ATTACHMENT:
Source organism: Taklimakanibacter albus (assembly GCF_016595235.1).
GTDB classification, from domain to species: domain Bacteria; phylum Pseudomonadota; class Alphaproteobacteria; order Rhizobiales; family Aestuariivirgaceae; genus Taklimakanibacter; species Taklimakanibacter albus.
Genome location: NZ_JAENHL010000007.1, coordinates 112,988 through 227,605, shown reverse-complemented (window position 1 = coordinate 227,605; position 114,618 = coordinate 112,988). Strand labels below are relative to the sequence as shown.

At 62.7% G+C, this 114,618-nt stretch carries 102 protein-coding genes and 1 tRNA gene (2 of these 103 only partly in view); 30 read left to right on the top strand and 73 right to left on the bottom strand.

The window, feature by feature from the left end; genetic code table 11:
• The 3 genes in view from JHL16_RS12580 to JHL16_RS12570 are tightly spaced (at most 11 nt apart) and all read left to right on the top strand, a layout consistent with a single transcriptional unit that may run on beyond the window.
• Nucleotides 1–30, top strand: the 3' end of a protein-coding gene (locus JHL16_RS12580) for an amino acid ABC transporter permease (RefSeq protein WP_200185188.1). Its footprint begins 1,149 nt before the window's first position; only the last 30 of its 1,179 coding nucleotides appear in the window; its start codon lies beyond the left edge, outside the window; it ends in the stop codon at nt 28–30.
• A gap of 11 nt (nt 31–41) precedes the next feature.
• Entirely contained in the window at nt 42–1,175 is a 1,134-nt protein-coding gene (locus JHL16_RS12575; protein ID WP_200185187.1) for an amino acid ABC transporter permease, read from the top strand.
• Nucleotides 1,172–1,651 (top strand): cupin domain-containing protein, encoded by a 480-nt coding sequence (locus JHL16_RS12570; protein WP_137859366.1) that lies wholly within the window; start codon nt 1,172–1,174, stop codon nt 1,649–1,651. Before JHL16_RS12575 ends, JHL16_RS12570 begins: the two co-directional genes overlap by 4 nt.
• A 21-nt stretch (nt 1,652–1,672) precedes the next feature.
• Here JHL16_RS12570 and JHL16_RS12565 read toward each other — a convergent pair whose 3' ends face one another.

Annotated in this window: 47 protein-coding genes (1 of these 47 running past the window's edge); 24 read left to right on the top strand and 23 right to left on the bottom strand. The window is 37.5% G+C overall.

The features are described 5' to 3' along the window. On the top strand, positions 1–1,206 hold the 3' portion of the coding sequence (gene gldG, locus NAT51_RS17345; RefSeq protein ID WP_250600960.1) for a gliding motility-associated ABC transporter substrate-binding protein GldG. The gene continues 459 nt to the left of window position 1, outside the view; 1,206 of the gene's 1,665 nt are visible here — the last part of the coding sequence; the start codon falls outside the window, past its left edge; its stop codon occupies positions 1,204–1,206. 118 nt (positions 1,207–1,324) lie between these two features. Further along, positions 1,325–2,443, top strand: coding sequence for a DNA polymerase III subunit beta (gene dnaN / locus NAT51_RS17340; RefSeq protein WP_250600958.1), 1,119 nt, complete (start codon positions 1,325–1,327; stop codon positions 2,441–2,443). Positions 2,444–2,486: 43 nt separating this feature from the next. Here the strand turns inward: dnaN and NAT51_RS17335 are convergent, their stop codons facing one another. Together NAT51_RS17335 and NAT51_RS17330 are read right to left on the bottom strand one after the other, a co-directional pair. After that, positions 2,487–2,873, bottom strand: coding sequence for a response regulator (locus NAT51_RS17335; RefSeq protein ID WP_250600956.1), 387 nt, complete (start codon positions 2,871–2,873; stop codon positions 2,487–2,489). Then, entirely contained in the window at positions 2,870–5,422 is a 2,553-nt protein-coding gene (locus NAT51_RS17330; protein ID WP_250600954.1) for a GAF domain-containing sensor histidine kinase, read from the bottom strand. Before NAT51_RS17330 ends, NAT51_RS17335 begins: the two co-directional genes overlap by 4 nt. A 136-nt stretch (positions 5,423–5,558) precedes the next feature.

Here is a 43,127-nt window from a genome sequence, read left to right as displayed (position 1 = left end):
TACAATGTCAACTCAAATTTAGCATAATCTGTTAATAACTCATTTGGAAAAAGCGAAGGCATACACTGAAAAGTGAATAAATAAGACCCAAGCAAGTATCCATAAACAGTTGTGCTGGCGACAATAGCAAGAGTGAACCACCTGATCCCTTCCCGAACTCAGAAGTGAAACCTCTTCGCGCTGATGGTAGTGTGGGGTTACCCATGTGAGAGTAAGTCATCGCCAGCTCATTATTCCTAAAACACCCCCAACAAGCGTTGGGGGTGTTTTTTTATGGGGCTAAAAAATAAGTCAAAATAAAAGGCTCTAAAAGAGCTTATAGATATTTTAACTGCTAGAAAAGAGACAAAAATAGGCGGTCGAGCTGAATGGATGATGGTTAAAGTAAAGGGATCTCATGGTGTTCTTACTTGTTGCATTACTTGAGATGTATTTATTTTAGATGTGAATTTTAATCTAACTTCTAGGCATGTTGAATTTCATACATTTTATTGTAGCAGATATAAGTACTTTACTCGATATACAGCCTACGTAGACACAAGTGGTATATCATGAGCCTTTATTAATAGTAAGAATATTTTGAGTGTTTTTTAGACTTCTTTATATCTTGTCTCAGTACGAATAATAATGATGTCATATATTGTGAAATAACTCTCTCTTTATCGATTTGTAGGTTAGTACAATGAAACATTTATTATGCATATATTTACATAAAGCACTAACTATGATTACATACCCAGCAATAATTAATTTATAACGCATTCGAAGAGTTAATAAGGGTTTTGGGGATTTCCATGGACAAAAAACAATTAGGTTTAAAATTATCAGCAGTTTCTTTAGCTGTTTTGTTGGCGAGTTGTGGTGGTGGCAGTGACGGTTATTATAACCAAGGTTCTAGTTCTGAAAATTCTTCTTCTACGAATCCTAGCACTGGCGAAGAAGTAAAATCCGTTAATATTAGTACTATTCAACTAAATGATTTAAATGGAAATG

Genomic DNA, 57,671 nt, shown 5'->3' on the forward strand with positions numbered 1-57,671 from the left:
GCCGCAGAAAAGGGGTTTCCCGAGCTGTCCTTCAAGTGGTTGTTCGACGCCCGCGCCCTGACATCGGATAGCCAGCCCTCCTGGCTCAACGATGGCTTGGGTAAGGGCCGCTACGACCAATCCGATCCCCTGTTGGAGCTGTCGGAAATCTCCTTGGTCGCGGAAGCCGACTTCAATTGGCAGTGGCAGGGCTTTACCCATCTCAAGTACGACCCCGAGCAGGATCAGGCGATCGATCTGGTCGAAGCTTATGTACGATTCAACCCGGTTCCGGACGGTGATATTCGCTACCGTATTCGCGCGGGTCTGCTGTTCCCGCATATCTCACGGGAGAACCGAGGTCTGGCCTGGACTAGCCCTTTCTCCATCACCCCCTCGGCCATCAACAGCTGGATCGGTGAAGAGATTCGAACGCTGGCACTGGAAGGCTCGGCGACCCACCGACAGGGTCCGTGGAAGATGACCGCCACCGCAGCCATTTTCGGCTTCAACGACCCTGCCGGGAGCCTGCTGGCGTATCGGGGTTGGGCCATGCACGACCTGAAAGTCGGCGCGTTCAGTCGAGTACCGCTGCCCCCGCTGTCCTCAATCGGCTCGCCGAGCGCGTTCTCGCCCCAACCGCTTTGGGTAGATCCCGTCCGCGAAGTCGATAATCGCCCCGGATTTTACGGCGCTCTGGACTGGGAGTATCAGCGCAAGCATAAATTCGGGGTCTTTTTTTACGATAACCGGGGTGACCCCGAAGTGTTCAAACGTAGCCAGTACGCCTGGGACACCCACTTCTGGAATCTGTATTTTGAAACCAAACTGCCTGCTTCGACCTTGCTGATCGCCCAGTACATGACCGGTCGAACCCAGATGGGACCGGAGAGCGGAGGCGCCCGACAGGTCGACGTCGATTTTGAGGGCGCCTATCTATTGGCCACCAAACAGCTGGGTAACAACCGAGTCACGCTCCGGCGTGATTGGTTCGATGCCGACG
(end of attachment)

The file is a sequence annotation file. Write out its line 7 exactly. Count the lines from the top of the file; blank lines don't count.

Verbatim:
• Nucleotides 1–30, top strand: the 3' end of a protein-coding gene (locus JHL16_RS12580) for an amino acid ABC transporter permease (RefSeq protein WP_200185188.1). Its footprint begins 1,149 nt before the window's first position; only the last 30 of its 1,179 coding nucleotides appear in the window; its start codon lies beyond the left edge, outside the window; it ends in the stop codon at nt 28–30.